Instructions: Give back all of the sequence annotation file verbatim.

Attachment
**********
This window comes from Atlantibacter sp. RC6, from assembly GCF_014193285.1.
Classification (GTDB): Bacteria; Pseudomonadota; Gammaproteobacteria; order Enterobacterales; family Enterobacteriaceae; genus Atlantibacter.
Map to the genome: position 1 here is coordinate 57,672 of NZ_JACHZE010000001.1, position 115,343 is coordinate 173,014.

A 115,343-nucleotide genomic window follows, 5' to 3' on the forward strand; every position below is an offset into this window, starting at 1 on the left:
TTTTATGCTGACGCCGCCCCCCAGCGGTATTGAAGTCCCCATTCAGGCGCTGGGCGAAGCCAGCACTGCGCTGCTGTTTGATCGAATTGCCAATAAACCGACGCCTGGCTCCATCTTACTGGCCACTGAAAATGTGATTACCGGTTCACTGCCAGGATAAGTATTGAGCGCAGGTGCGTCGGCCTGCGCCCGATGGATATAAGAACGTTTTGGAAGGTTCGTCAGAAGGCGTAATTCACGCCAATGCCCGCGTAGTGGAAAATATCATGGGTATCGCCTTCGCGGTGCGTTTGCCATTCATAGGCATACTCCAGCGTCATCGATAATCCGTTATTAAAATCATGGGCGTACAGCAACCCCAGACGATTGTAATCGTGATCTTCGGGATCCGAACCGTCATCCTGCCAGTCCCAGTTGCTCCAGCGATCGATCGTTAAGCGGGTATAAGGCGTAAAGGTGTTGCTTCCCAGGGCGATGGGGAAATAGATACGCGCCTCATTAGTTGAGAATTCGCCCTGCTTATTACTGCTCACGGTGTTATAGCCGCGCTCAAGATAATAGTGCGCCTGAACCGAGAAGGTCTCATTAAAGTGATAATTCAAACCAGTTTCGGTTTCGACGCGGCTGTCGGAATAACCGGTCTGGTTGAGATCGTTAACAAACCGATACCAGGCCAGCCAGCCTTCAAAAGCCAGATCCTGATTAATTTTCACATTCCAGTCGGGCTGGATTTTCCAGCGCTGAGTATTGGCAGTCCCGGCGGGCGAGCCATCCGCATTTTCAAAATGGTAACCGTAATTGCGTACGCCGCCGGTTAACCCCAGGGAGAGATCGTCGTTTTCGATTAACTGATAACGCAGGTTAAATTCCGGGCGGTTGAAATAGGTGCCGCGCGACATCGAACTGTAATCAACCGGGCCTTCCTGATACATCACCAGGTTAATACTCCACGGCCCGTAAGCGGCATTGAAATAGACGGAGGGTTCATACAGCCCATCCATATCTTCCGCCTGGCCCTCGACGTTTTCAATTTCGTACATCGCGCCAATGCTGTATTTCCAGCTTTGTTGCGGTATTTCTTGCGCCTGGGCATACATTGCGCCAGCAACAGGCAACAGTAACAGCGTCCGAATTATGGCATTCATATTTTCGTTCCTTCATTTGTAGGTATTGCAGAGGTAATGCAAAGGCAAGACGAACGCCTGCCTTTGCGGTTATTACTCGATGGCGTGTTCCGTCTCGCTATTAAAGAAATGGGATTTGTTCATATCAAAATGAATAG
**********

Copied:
This window comes from Atlantibacter sp. RC6, from assembly GCF_014193285.1.
Classification (GTDB): Bacteria; Pseudomonadota; Gammaproteobacteria; order Enterobacterales; family Enterobacteriaceae; genus Atlantibacter.
Map to the genome: position 1 here is coordinate 57,672 of NZ_JACHZE010000001.1, position 115,343 is coordinate 173,014.

A 115,343-nucleotide genomic window follows, 5' to 3' on the forward strand; every position below is an offset into this window, starting at 1 on the left:
TTTTATGCTGACGCCGCCCCCCAGCGGTATTGAAGTCCCCATTCAGGCGCTGGGCGAAGCCAGCACTGCGCTGCTGTTTGATCGAATTGCCAATAAACCGACGCCTGGCTCCATCTTACTGGCCACTGAAAATGTGATTACCGGTTCACTGCCAGGATAAGTATTGAGCGCAGGTGCGTCGGCCTGCGCCCGATGGATATAAGAACGTTTTGGAAGGTTCGTCAGAAGGCGTAATTCACGCCAATGCCCGCGTAGTGGAAAATATCATGGGTATCGCCTTCGCGGTGCGTTTGCCATTCATAGGCATACTCCAGCGTCATCGATAATCCGTTATTAAAATCATGGGCGTACAGCAACCCCAGACGATTGTAATCGTGATCTTCGGGATCCGAACCGTCATCCTGCCAGTCCCAGTTGCTCCAGCGATCGATCGTTAAGCGGGTATAAGGCGTAAAGGTGTTGCTTCCCAGGGCGATGGGGAAATAGATACGCGCCTCATTAGTTGAGAATTCGCCCTGCTTATTACTGCTCACGGTGTTATAGCCGCGCTCAAGATAATAGTGCGCCTGAACCGAGAAGGTCTCATTAAAGTGATAATTCAAACCAGTTTCGGTTTCGACGCGGCTGTCGGAATAACCGGTCTGGTTGAGATCGTTAACAAACCGATACCAGGCCAGCCAGCCTTCAAAAGCCAGATCCTGATTAATTTTCACATTCCAGTCGGGCTGGATTTTCCAGCGCTGAGTATTGGCAGTCCCGGCGGGCGAGCCATCCGCATTTTCAAAATGGTAACCGTAATTGCGTACGCCGCCGGTTAACCCCAGGGAGAGATCGTCGTTTTCGATTAACTGATAACGCAGGTTAAATTCCGGGCGGTTGAAATAGGTGCCGCGCGACATCGAACTGTAATCAACCGGGCCTTCCTGATACATCACCAGGTTAATACTCCACGGCCCGTAAGCGGCATTGAAATAGACGGAGGGTTCATACAGCCCATCCATATCTTCCGCCTGGCCCTCGACGTTTTCAATTTCGTACATCGCGCCAATGCTGTATTTCCAGCTTTGTTGCGGTATTTCTTGCGCCTGGGCATACATTGCGCCAGCAACAGGCAACAGTAACAGCGTCCGAATTATGGCATTCATATTTTCGTTCCTTCATTTGTAGGTATTGCAGAGGTAATGCAAAGGCAAGACGAACGCCTGCCTTTGCGGTTATTACTCGATGGCGTGTTCCGTCTCGCTATTAAAGAAATGGGATTTGTTCATATCAAAATGAATAG